Rhythms are important. They remind us that our current circumstances are temporary…just wait until x happens and then y will happen. They also help us to order the chaos of our life…we can put a little order to the pandemonium when we get into a rhythm. And rhythms shape and form us…there is a level of submission required in order to truly lapse into a rhythm.
One rhythm that I’ve been thinking about this summer which carries me into the fall is that of prayer. As noted before, I’ve been praying the “Divine Hours” this summer, praying the Morning, Midday, Vespers, and Night Offices. The Morning one felt pretty natural, and even the Night one, too. But the Midday and the Vespers? Those two cramped my style a bit. I decided to pray the Midday Office upon returning from lunch. Occasionally I forgot and already got started checking my email or returning to the project I had left prior to my lunch break. When I did, it took every ounce of discipline that I had to stop what I was doing, break the rhythm of work, to enter a different rhythm, the rhythm of prayer. The Vespers Office was similar. I found myself trying to pray it before I left my office to head for home, but quickly found that undesirable. Instead, I opted to pray the Vespers prayer after dinner. Again, the difficult thing is not the actual praying, but subverting my agenda for the rhythm of prayer.
After a summer of praying in this manner, I have several reflections. First of all, nothing “magical” happened during these times of prayer. Sometimes (dare I say it?), I felt like I was robotically reading words, albeit it holy words. Sometimes, my mind or heart engaged more and I was temporarily blessed. But rarely did the prayer do anything to me. Or so I thought.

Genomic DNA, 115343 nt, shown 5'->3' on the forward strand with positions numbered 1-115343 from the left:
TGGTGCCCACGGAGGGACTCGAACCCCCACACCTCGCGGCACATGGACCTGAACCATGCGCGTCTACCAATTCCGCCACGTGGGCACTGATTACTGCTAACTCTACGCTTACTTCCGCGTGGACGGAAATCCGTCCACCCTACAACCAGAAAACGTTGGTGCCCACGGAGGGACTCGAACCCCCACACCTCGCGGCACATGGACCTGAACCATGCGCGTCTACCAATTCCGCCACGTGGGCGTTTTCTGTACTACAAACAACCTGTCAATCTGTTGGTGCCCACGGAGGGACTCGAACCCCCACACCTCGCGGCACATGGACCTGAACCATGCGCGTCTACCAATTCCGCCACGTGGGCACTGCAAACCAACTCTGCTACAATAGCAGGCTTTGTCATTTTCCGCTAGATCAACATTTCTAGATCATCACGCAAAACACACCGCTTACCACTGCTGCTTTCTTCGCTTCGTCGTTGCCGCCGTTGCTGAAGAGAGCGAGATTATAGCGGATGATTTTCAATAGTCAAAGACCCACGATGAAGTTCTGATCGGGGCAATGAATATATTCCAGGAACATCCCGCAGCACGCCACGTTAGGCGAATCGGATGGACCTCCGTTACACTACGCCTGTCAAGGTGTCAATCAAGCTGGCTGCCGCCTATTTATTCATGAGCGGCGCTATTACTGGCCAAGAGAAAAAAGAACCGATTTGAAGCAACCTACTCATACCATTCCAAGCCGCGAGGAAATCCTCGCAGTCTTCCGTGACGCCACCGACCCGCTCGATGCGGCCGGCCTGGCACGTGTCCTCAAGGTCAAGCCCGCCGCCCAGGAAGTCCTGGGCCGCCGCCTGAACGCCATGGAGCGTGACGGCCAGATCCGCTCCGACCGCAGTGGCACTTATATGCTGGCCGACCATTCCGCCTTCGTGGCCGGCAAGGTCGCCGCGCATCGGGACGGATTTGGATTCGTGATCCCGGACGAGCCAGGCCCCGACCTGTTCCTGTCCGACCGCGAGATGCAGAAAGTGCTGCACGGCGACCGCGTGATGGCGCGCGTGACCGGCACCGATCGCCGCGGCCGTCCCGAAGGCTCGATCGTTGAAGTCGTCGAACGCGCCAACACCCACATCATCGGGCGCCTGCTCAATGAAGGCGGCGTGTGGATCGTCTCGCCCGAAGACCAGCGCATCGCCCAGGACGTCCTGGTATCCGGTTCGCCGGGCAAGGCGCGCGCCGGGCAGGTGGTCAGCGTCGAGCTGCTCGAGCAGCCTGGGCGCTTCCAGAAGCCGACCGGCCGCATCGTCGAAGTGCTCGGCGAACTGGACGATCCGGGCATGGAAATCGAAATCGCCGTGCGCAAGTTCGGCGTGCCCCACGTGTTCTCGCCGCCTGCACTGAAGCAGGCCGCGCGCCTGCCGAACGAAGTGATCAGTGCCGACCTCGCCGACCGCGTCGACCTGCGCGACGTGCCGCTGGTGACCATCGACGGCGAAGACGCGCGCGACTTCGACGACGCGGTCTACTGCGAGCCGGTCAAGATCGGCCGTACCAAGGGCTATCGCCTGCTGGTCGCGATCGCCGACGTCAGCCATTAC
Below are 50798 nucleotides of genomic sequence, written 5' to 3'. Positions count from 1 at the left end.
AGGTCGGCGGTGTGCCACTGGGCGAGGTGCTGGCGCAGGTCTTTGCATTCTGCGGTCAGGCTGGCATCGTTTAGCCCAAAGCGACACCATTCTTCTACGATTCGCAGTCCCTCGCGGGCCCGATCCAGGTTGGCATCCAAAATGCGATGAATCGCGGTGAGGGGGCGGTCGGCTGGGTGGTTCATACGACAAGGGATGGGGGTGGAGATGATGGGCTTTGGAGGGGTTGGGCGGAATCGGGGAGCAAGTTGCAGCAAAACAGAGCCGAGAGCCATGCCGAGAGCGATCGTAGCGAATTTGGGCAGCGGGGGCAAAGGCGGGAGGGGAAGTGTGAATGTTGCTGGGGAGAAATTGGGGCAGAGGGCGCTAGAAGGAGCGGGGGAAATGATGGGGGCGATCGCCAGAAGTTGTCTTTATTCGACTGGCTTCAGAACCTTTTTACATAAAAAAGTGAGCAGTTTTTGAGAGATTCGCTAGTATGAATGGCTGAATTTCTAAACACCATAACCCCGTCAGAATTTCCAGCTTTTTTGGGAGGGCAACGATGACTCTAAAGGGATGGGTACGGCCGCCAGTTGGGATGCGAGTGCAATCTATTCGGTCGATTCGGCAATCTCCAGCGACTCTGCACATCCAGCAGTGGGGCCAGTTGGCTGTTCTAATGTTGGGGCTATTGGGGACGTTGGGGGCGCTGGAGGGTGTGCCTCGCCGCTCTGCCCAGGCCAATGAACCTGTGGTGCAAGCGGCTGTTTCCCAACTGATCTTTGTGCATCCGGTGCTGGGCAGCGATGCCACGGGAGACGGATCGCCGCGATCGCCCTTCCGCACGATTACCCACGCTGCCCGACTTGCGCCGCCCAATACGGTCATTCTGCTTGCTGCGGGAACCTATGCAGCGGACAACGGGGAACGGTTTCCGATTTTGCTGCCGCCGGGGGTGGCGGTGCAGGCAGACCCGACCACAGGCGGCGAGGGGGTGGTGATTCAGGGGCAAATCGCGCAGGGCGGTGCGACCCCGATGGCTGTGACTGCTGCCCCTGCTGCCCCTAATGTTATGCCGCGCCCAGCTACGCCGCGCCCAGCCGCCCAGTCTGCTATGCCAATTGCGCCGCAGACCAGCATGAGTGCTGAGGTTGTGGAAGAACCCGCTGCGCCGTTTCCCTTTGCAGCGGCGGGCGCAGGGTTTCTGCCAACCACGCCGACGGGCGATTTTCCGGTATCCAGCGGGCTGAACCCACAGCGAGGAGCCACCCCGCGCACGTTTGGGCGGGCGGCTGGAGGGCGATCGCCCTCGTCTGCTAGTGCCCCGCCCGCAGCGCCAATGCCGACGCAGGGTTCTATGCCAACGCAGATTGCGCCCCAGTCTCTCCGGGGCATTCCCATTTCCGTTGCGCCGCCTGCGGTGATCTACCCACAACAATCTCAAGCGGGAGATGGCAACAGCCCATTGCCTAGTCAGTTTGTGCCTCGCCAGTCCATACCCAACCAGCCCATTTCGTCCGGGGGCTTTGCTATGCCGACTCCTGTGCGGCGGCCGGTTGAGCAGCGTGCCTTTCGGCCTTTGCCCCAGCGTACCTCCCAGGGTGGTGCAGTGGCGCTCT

Sure, I’ll grant that praying this way did not lead me to some of the more “emotional” encounters with God that I’ve experienced in other manners of prayer, but praying the Hours led me to a whole different kind of experience in prayer than I’ve known before, and it is all tied up to the concept of the rhythms. We’re commended in Scripture to pray without ceasing and (as the Psalms often assigned in my prayerbook say) pray in the morning, at noonday and at night. I’ve often said that I felt like I’ve done that by continually throwing up prayers (pun intended) all throughout the day. Now, don’t get me wrong…I think that God is pleased when we ask for help in all things, but I also think that often my “throw up prayers” are more about my lack of faith or patience or wisdom that can only be changed through the slow, constant, rhythmic formation of sustained reorientation (if there is such a concept). Praying the Hours allows someone else to set the agenda. Sure, I can still lift my heart to the Lord, but I’m also being reminded of the need every morning to ask God to “preserve me with [God’s] mighty power, that I may not fall into sin, nor be overcome with adversity; and in all I do, direct me to the fulfilling of your purposes; through Jesus Christ my Lord” (emphasis mine). My agenda takes a back seat, when I pray at the end of the day, “Into your hands, O Lord, I commend my spirit.” My own individualism who wants to keep things on track is derailed, to the agenda of the One Who Is REALLY In Charge.
So has my praying four times a day done anything? You bet it has. It has made me more willing to listen, not just to God, but to others. It has given me perspective by joining in the prayers of the saints across time. And it has created a rhythm in me that is able to join more closely to the rhythm of God. So, crazy, busy fall…here I come. Despite the chaos and commotion that is campus life in the fall, I enter with a sense of peace and expectation that through it all, God is sustaining me. Thanks be to God!